Over the past week, open borders advocates have been petitioning the federal government on behalf of a Honduran mother and her two children who crossed into the United States illegally.
Their complaint? The two children should not be deported because they were sick.
“The family’s advocates accuse the U.S. of disregarding the health of the children, ages 1 and 6, to push forward a plan currently being challenged in court to send planeloads of families to different countries so that they can seek asylum elsewhere,” according to an Associated Press story from last week.
“Both children have been hospitalized in recent days in South Texas’ Rio Grande Valley. In court papers, the U.S. government has said it intends to deport the family to Guatemala on Tuesday, pending clearance ‘from a medical professional,'” the story said.
Open borders activists blamed U.S. Customs and Border Patrol (CBP) detention center conditions for the illnesses, but still complained when the children were sent to a hospital to be treated, and then subsequently removed out of CBP custody, and out of the country.
The one-year-old child had the flu, and the six-year-old had diarrhea and a fever, according to the report. For that reason, activists said the family should not be deported to Guatemala to seek asylum as part of a new deal negotiated by President Donald J. Trump.
The deportation moved forward Tuesday after a federal judge failed to rule on the case, enraging the open-borders lobby.
Dr. Amy Cohen, of executive director of “immigrant advocacy group” Every Last One, bashed the federal government for deporting the family.
“The cruelty was beyond the pale — not only in the removal itself but also in the details of the treatment of this mother and her small children,” she reportedly said.
Last week, Cohen attempted to garner sympathy for the family.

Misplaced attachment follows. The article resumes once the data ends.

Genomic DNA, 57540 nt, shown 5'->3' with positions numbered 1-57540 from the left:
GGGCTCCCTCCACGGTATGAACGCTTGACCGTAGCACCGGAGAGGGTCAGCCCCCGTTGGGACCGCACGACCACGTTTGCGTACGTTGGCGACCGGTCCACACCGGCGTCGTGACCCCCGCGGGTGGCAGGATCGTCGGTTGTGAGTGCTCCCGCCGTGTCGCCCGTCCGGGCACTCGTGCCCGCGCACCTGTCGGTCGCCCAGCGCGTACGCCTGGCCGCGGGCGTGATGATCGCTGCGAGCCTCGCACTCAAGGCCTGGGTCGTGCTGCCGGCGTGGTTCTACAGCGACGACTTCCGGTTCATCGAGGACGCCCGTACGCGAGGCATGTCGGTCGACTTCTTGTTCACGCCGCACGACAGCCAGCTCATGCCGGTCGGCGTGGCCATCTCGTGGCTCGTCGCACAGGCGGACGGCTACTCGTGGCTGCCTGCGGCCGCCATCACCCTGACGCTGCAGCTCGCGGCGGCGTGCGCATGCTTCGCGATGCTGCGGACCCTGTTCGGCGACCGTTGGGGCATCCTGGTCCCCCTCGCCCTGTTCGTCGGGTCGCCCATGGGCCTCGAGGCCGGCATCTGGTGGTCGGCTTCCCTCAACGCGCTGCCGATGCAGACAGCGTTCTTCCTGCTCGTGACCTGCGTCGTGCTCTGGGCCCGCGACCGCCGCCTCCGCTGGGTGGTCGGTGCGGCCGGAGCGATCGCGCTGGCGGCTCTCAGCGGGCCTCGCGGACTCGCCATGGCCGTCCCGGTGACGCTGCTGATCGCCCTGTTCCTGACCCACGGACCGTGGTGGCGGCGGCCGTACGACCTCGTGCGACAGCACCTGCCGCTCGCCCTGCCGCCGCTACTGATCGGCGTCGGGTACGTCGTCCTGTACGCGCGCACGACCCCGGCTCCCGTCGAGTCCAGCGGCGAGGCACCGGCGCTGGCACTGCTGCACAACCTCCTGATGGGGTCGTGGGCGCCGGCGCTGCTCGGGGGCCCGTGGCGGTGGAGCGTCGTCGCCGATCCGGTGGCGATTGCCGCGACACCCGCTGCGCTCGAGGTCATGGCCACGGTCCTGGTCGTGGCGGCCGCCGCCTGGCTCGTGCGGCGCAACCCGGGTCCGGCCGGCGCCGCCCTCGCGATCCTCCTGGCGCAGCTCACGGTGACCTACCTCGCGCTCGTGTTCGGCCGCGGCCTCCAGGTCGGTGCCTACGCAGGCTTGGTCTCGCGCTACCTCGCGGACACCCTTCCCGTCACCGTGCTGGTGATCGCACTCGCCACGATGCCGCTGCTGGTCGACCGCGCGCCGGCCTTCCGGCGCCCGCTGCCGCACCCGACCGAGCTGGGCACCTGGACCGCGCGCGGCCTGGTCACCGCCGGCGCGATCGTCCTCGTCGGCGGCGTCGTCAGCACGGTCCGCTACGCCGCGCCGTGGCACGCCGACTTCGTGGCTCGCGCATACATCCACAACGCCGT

“The mother is desperate. She thought her baby was going to die,” Cohen reportedly said. “Whenever the baby coughs, her whole body shakes. The 6-year-old looked exhausted. Everyone looked malnourished.”
Cohen did not recognize any of the following points, which may have occurred to those who advocate for a sane immigration policy: that the family came to the United States illegally on its own volition, that when the children fell ill, they were treated at a hospital at taxpayer expense (while ordinary American citizens rack up thousands for hospital visits), that the children were cured of their illnesses before being deported, that the family had legal representation in a United States court, and that they were deported to Guatemala, where they can legally seek asylum.
Does any other country on earth treat those who have broken its laws and entered illegally with such dignity? Should it be the responsibility of the taxpayer to treat every sick person in the world? Are ordinary Americans allowed any say over our border security policies?
Above are just a few questions the mainstream press and open-borders advocates always fail to address.
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